Parents of Chicago Public School students occupied the hallway at CPS headquarters for a Play In Wednesday, to stress the educational benefits of less testing and more free play in elementary schools.
"Play is the right of young children," said Kirstin Robert, a preschool teacher at Belmont Cragin Early Childhood Center. "Play is how young children explore the world, how they build relationships, how they experiment."
Some CPS schools implemented scheduled recess this year for the first time after decades without recess, according to Isabel Nunez, associate professor for the Center for Policy Studies and Social Justice at Concordia University Chicago. But some parents want more.
"The phrase I would like to become standard is the play gap, because there is a huge gap," said Cassie Creswell, a parent of a 1st grader at Goethe Elementary School in Lincoln Square. "The lack of play is only made worse because there's just such heavy academic focus."
CPS is implementing 10 different tests for kindergarten, and seven of the tests have to be given two to three times a year.
"For CPS's youngest children to have their valuable play time squandered on standardized assessments, which are deeply inappropriate for understanding deep conceptual understanding, it's inconceivable," Nunez said. "They prevent such learning from occurring."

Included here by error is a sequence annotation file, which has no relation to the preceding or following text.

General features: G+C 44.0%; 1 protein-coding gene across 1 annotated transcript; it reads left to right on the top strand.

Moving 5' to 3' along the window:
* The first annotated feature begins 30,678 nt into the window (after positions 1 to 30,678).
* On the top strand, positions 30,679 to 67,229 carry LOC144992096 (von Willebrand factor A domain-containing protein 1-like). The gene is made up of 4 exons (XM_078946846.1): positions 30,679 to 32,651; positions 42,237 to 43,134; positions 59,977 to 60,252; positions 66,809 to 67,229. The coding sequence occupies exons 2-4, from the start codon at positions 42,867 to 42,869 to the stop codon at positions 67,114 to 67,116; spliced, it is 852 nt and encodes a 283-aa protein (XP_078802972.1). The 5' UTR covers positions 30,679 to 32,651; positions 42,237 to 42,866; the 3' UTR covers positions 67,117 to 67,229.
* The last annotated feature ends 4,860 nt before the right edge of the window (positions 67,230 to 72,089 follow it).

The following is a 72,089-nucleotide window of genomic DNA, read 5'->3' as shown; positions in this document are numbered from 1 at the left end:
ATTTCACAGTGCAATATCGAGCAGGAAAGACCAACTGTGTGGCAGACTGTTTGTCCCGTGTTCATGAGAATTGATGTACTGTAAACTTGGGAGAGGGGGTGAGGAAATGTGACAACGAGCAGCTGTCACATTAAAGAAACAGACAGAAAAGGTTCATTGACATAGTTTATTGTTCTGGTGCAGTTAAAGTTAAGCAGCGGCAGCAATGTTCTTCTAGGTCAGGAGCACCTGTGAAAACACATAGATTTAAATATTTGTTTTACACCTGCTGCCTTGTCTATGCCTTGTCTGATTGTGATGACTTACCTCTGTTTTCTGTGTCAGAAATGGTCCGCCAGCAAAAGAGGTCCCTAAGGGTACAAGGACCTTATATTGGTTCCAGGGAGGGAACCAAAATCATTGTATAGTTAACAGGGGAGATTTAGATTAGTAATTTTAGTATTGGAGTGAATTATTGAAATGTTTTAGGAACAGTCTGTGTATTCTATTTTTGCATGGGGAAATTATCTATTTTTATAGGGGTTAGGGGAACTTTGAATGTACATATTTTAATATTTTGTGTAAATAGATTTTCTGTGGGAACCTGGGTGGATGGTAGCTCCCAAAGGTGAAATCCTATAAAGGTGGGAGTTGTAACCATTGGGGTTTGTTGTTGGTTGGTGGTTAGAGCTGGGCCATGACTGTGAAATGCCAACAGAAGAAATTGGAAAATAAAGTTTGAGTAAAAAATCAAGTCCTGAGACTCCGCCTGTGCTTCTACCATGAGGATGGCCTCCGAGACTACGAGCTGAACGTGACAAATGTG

The Play In incorporated different forms of play including: dress up, crafts, Legos, blocks and dolls. The children interacted with each other and with the parents and teachers through the toys and singing along to music about play.
According to Nunez, toys and play teach the fundamentals of math, science, and theory of mind, which is the understanding that other people have different thoughts. For example, she said that blocks teach spatial awareness, paints teach children how to represent their worlds, and dolls teach empathy.
"When you play and when you draw, you're really using your imagination," said Dayla Lessem Elnecave, an A.N. Pritzker student who has been opted out of standardized testing. "You have to imagine it. You have to imagine what it looks like. It helps your brain understand about making new things."
Dr. Dee Acklie, director of Special Education and assistant professor of Teacher education at the College of St. Mary, Omaha, Neb., said that play that involves movement is also critical for the development of elementary school children.
"Children who don't get to move, don't think in the same way," said Acklie. "They bounce their feet, they shuffle around, so they're not paying attention to what is taught."
Acklie said that children need to move, so when they don't get the chance to have that movement in recess, they find other ways to move that distracts from the class.
"If we spend too much time learning and not enough playing, it might be a little more harder to develop the mind," Lessem Elnecave said.
CPS did not respond to a request for comment on the Play In.